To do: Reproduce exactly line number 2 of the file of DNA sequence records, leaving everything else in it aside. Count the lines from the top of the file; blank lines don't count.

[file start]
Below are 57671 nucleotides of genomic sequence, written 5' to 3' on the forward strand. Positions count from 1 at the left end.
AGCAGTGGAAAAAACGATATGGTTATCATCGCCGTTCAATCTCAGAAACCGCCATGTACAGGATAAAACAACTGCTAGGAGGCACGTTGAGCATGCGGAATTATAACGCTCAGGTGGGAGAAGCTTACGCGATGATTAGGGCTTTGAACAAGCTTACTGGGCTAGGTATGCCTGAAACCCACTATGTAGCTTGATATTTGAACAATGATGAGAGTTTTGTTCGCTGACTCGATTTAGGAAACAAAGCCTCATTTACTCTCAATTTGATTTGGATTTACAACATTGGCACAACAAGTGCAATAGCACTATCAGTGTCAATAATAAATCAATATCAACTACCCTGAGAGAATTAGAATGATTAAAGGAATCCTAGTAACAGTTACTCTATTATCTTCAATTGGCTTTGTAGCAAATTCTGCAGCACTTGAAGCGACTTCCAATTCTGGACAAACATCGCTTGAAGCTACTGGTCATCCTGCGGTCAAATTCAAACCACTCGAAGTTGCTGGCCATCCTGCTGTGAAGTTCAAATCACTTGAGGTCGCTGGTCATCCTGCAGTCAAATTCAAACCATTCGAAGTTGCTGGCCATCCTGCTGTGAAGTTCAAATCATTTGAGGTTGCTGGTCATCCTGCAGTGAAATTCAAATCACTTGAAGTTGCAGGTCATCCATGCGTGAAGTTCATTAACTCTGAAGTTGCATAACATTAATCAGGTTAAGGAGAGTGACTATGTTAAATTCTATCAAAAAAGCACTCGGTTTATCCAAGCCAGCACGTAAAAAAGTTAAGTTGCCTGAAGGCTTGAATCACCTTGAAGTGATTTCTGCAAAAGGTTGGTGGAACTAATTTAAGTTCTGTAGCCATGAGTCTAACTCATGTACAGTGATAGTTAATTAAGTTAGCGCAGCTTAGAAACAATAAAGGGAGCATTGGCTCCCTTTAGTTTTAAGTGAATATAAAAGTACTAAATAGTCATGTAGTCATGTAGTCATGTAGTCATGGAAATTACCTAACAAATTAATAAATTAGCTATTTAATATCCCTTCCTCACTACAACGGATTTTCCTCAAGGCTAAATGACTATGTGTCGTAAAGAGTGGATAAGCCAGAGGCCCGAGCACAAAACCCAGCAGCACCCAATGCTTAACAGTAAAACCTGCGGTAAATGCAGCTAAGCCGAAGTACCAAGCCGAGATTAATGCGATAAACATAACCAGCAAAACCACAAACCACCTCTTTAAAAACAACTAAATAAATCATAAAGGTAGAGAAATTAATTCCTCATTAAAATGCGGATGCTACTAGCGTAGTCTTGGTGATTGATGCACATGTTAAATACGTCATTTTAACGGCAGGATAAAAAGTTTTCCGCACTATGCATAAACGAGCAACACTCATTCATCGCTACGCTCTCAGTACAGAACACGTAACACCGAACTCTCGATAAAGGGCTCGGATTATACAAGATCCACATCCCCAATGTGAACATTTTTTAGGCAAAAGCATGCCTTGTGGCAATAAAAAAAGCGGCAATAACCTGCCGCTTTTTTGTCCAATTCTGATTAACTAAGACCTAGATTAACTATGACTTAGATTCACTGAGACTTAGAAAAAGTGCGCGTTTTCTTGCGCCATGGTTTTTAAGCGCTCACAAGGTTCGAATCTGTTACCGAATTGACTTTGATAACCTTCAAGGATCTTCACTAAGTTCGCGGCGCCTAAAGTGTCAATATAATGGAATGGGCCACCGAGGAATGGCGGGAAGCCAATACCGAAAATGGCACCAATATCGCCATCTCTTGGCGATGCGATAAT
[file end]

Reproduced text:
AGCAGTGGAAAAAACGATATGGTTATCATCGCCGTTCAATCTCAGAAACCGCCATGTACAGGATAAAACAACTGCTAGGAGGCACGTTGAGCATGCGGAATTATAACGCTCAGGTGGGAGAAGCTTACGCGATGATTAGGGCTTTGAACAAGCTTACTGGGCTAGGTATGCCTGAAACCCACTATGTAGCTTGATATTTGAACAATGATGAGAGTTTTGTTCGCTGACTCGATTTAGGAAACAAAGCCTCATTTACTCTCAATTTGATTTGGATTTACAACATTGGCACAACAAGTGCAATAGCACTATCAGTGTCAATAATAAATCAATATCAACTACCCTGAGAGAATTAGAATGATTAAAGGAATCCTAGTAACAGTTACTCTATTATCTTCAATTGGCTTTGTAGCAAATTCTGCAGCACTTGAAGCGACTTCCAATTCTGGACAAACATCGCTTGAAGCTACTGGTCATCCTGCGGTCAAATTCAAACCACTCGAAGTTGCTGGCCATCCTGCTGTGAAGTTCAAATCACTTGAGGTCGCTGGTCATCCTGCAGTCAAATTCAAACCATTCGAAGTTGCTGGCCATCCTGCTGTGAAGTTCAAATCATTTGAGGTTGCTGGTCATCCTGCAGTGAAATTCAAATCACTTGAAGTTGCAGGTCATCCATGCGTGAAGTTCATTAACTCTGAAGTTGCATAACATTAATCAGGTTAAGGAGAGTGACTATGTTAAATTCTATCAAAAAAGCACTCGGTTTATCCAAGCCAGCACGTAAAAAAGTTAAGTTGCCTGAAGGCTTGAATCACCTTGAAGTGATTTCTGCAAAAGGTTGGTGGAACTAATTTAAGTTCTGTAGCCATGAGTCTAACTCATGTACAGTGATAGTTAATTAAGTTAGCGCAGCTTAGAAACAATAAAGGGAGCATTGGCTCCCTTTAGTTTTAAGTGAATATAAAAGTACTAAATAGTCATGTAGTCATGTAGTCATGTAGTCATGGAAATTACCTAACAAATTAATAAATTAGCTATTTAATATCCCTTCCTCACTACAACGGATTTTCCTCAAGGCTAAATGACTATGTGTCGTAAAGAGTGGATAAGCCAGAGGCCCGAGCACAAAACCCAGCAGCACCCAATGCTTAACAGTAAAACCTGCGGTAAATGCAGCTAAGCCGAAGTACCAAGCCGAGATTAATGCGATAAACATAACCAGCAAAACCACAAACCACCTCTTTAAAAACAACTAAATAAATCATAAAGGTAGAGAAATTAATTCCTCATTAAAATGCGGATGCTACTAGCGTAGTCTTGGTGATTGATGCACATGTTAAATACGTCATTTTAACGGCAGGATAAAAAGTTTTCCGCACTATGCATAAACGAGCAACACTCATTCATCGCTACGCTCTCAGTACAGAACACGTAACACCGAACTCTCGATAAAGGGCTCGGATTATACAAGATCCACATCCCCAATGTGAACATTTTTTAGGCAAAAGCATGCCTTGTGGCAATAAAAAAAGCGGCAATAACCTGCCGCTTTTTTGTCCAATTCTGATTAACTAAGACCTAGATTAACTATGACTTAGATTCACTGAGACTTAGAAAAAGTGCGCGTTTTCTTGCGCCATGGTTTTTAAGCGCTCACAAGGTTCGAATCTGTTACCGAATTGACTTTGATAACCTTCAAGGATCTTCACTAAGTTCGCGGCGCCTAAAGTGTCAATATAATGGAATGGGCCACCGAGGAATGGCGGGAAGCCAATACCGAAAATGGCACCAATATCGCCATCTCTTGGCGATGCGATAAT